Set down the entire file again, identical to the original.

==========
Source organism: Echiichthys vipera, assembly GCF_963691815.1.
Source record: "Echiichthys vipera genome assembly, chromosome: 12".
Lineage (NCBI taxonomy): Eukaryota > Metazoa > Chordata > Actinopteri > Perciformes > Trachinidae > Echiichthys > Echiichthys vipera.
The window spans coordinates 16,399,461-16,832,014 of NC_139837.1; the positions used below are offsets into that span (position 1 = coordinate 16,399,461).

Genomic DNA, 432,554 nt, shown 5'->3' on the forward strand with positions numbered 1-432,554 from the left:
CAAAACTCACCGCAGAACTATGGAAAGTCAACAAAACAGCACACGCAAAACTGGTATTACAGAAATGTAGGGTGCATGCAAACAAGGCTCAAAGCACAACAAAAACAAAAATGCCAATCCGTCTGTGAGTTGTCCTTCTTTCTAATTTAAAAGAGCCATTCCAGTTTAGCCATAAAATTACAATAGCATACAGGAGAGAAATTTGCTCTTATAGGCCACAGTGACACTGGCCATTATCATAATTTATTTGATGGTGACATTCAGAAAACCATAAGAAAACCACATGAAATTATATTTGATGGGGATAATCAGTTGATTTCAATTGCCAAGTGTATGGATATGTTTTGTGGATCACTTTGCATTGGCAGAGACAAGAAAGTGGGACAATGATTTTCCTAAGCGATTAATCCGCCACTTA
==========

Source organism: Echiichthys vipera, assembly GCF_963691815.1.
Source record: "Echiichthys vipera genome assembly, chromosome: 12".
Lineage (NCBI taxonomy): Eukaryota > Metazoa > Chordata > Actinopteri > Perciformes > Trachinidae > Echiichthys > Echiichthys vipera.
The window spans coordinates 16,399,461-16,832,014 of NC_139837.1; the positions used below are offsets into that span (position 1 = coordinate 16,399,461).

Genomic DNA, 432,554 nt, shown 5'->3' on the forward strand with positions numbered 1-432,554 from the left:
CAAAACTCACCGCAGAACTATGGAAAGTCAACAAAACAGCACACGCAAAACTGGTATTACAGAAATGTAGGGTGCATGCAAACAAGGCTCAAAGCACAACAAAAACAAAAATGCCAATCCGTCTGTGAGTTGTCCTTCTTTCTAATTTAAAAGAGCCATTCCAGTTTAGCCATAAAATTACAATAGCATACAGGAGAGAAATTTGCTCTTATAGGCCACAGTGACACTGGCCATTATCATAATTTATTTGATGGTGACATTCAGAAAACCATAAGAAAACCACATGAAATTATATTTGATGGGGATAATCAGTTGATTTCAATTGCCAAGTGTATGGATATGTTTTGTGGATCACTTTGCATTGGCAGAGACAAGAAAGTGGGACAATGATTTTCCTAAGCGATTAATCCGCCACTTA